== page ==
We did/do a lot of the traditions sans mythical creatures. We color and hunt Easter eggs (all three teenagers still like participating along with their younger brother) but they know it's dad and I who are out hiding the eggs and they get baskets and/or candy. I don't put the tooth fairy money under the pillow, but I do give them money for lost teeth. They have generally been pretty happy with the arrangement as far as we can tell.
I did actually find it pretty disappointing to discover there was no Santa and felt deceived, but it was in a greater context of deception.
If one of my kids asks about something I try to explain it the best I can and if I think they need to know about stuff, I tell them. Too much information can be as bad as too little/incorrect information. If I don't know the answer to something, I tell them that, too. And sometimes I tell them several different schools of thought if it's something based on opinion.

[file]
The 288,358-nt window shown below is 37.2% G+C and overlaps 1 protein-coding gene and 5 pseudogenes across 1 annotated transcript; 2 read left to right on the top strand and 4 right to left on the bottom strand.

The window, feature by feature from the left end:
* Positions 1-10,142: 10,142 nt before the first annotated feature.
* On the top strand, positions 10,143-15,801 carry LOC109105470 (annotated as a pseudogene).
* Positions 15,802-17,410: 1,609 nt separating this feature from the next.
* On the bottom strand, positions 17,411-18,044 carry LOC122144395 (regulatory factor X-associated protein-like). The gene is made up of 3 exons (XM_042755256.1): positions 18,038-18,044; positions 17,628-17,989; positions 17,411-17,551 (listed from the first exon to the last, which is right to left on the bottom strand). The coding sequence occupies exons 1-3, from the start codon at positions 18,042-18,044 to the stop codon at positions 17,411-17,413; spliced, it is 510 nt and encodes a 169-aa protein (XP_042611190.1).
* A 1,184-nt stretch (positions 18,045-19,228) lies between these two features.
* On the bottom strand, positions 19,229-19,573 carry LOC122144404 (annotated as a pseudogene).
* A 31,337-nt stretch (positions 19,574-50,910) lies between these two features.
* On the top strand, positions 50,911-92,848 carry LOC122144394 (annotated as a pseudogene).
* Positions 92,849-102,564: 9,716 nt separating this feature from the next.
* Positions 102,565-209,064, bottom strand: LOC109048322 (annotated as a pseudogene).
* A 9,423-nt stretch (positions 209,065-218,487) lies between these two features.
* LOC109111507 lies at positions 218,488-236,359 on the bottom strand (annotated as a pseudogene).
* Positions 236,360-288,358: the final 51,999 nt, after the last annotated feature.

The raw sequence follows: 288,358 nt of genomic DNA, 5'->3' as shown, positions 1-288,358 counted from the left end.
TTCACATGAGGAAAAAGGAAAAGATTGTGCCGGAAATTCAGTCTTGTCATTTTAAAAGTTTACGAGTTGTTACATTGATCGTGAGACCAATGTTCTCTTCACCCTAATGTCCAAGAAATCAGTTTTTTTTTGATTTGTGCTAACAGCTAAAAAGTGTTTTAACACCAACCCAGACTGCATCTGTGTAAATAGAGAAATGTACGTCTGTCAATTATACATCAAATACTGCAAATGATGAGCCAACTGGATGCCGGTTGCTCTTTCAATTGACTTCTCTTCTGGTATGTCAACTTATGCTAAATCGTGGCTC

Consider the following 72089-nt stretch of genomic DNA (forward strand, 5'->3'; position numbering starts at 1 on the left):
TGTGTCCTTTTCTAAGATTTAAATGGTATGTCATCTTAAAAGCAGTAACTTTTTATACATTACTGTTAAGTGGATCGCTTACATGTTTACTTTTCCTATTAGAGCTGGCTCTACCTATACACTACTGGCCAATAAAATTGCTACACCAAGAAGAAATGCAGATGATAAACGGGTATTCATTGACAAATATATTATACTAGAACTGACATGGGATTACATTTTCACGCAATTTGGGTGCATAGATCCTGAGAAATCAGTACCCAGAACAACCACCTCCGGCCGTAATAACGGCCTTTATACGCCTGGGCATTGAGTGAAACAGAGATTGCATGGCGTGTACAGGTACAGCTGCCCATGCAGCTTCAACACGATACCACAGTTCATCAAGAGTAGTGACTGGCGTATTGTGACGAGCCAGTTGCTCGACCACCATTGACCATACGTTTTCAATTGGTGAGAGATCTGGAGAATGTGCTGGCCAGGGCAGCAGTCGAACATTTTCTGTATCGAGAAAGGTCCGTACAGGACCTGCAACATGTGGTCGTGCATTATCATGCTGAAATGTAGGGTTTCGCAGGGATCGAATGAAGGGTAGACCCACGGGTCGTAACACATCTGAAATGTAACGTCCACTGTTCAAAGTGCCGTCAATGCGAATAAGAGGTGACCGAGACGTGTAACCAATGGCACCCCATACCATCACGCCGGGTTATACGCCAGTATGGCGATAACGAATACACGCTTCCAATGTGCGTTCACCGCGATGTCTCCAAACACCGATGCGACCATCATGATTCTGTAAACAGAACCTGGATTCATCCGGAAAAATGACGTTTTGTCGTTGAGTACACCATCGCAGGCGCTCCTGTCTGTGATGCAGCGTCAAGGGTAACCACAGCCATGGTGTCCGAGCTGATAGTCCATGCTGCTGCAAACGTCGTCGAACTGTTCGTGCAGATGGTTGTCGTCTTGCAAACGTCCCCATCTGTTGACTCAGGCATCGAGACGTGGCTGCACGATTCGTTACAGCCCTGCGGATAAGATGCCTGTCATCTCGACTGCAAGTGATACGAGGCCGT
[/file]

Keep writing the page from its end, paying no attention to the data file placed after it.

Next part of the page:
I'm also dealing with autism with my sons. I know they are capable of blurting things out at inopportune times, so I take that into consideration. I also take into consideration that they often see things in a very black and white way, so the relative value of truth is not always there -- a lie is a lie is a lie to them. There aren't little and big lies or malicious/harmless/polite lies . . . yet. And I spend time explaining that while we may not think something is important, people have to be humored to some degree and explaining/translating social concept that other kids often grasp intuitively.